Human brains rounded into shape over 200,000 years or more

But scientists are still debating what caused changes in noggin form

digital brain reconstructions

ROUNDING OFF  Digital brain reconstructions compare a possible Homo sapiens from around 315,000 years ago (left) with a present-day human (right). Human brains didn’t attain the especially rounded shape observed today until sometime between 100,000 and 35,000 years ago, scientists say.

S. Neubauer, Philipp Gunz, MPI EVA Leipzig (CC-BY-SA 4.0)

Big brains outpaced well-rounded brains in human evolution.

Around the time of the origins of our species 300,000 years ago, the brains of Homo sapiens had about the same relatively large size as they do today, new research suggests. But rounder noggins rising well above the forehead — considered a hallmark of human anatomy — didn’t appear until between about 100,000 and 35,000 years ago, say physical anthropologist Simon Neubauer and his colleagues.

Using CT scans of ancient and modern human skulls, the researchers created digital brain reconstructions, based on the shape of the inner surface of each skull’s braincase. Human brains gradually evolved from a relatively flatter and elongated shape — more like that of Neandertals’ — to a globe shape thanks to a series of genetic tweaks to brain development early in life, the researchers propose January 24 in Science Advances.

A gradual transition to round brains may have stimulated considerable neural reorganization by around 50,000 years ago. That cognitive reworking could have enabled a blossoming of artwork and other forms of symbolic behavior among Stone Age humans, the team suspects. Other researchers have argued, however, that abstract and symbolic thinking flourished even before H. sapiens emerged (SN: 12/27/14, p. 6).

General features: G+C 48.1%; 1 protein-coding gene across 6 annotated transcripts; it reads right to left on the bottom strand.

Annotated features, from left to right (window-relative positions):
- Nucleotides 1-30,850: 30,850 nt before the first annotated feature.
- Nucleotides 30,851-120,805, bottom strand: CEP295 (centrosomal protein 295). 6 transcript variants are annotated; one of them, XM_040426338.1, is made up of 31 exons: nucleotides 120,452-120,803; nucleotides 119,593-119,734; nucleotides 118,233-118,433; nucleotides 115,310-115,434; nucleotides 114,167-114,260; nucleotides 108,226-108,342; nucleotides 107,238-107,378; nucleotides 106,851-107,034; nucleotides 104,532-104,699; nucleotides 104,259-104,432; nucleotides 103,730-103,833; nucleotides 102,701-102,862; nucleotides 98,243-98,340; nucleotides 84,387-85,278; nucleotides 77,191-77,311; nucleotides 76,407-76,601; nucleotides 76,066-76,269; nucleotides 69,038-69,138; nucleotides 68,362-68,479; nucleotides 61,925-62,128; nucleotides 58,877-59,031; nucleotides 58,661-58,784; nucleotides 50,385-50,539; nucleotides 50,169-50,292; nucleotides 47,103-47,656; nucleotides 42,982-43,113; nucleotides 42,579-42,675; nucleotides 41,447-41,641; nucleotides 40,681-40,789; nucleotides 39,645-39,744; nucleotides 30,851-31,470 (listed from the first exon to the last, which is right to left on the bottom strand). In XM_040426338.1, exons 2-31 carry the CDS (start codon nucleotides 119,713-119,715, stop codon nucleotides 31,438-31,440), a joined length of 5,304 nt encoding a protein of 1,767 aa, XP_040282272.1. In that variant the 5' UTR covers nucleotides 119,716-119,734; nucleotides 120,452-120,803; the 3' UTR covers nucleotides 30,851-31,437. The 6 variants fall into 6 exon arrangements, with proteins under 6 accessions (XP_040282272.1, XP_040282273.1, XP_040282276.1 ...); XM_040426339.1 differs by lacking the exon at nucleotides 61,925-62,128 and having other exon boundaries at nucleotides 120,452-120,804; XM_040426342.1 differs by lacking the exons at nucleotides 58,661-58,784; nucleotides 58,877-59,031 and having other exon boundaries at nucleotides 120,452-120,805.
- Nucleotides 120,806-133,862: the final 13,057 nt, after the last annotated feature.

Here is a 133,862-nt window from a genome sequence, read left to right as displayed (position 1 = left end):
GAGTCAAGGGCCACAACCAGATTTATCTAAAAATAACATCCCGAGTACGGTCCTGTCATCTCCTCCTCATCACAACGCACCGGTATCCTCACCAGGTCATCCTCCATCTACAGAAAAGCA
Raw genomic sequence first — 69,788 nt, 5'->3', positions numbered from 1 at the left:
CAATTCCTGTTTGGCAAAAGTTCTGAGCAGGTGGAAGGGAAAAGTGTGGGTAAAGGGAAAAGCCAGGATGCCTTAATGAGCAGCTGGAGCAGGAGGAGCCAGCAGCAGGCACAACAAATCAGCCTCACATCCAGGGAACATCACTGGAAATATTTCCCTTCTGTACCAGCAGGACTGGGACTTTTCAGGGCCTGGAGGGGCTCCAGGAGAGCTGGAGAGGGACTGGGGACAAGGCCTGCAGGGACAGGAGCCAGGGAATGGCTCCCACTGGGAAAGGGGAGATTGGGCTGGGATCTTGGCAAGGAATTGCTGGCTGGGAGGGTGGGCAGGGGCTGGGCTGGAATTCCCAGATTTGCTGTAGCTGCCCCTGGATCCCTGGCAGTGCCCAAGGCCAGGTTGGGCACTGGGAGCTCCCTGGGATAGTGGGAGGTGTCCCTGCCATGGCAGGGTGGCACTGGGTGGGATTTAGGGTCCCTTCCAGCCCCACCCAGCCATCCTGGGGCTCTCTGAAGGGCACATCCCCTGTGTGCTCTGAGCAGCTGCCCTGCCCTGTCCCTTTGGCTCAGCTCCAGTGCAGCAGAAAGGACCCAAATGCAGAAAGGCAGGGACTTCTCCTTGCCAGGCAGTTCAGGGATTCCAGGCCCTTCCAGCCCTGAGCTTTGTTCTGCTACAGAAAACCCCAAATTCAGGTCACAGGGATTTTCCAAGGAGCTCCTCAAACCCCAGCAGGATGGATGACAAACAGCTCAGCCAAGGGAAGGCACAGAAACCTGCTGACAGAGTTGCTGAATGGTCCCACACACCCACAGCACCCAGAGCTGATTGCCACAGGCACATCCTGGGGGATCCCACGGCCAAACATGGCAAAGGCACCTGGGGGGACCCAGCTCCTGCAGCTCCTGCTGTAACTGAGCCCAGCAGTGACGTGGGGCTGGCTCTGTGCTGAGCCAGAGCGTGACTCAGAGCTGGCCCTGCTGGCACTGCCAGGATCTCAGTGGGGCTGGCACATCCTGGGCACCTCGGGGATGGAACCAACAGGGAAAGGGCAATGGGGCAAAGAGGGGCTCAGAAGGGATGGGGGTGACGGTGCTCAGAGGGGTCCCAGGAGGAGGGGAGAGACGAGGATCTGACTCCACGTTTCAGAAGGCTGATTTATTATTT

SHAPE SHIFT A video shows predicted shape changes of ancient humans’ brains over roughly 250,000 years. Total brain size stays constant as surface size changes in different regions (shown in different shades of green) — producing a more rounded arrangement. S. Neubauer, MPI EVA Leipzig (CC-BY-SA 4.0)
Ancient DNA studies indicate that genes involved in brain development changed in H. sapiens  following a split from Neandertals more than 600,000 years ago ( SN Online: 3/14/16 ). “Those genetic changes might be responsible for differences in neural wiring and brain growth that led to brain [rounding] in modern humans, but not in Neandertals,” says Neubauer of the Max Planck Institute for Evolutionary Anthropology in Leipzig, Germany.

Still, a lack of fossilized brains means scientists have to rely on braincase data. But these data don’t directly measure brain shape, making it difficult to untangle precisely how quickly or slowly human brains became as round as they are today, says paleoanthropologist Christoph Zollikofer of the University of Zurich. In general, though, the faces of H. sapiens got smaller over time, a skull change that Zollikofer contends critically influenced the evolution of rounded braincases described in the new report.

Neubauer’s team studied 20 ancient H. sapiens skulls. The three oldest specimens included two Moroccan finds dating to around 315,000 years ago that may be the earliest known H. sapiens (SN: 7/8/17, p. 6). A second group of four skulls date to between 120,000 and 115,000 years ago. Estimated ages for the remaining 13 skulls range from around 36,000 to 8,000 years old.

Comparison skulls came from 89 present-day humans, eight Neandertals dating to between 75,000 and 40,000 years ago and 10 members of other ancient Homo species dating to between 1.78 million and 200,000 years ago. Progressive rounding of braincases appeared only in the sample of ancient H. sapiens.

Neubauer considers it unlikely that the gradual evolution of smaller faces with the same general skull shape altered braincase shapes. The oldest known H. sapiens skulls, which his team considers to be the two Moroccan finds, have faces shaped like those of modern humans, Neubauer says.

Bruce Bower has written about the behavioral sciences for Science News since 1984. He writes about psychology, anthropology, archaeology and mental health issues.

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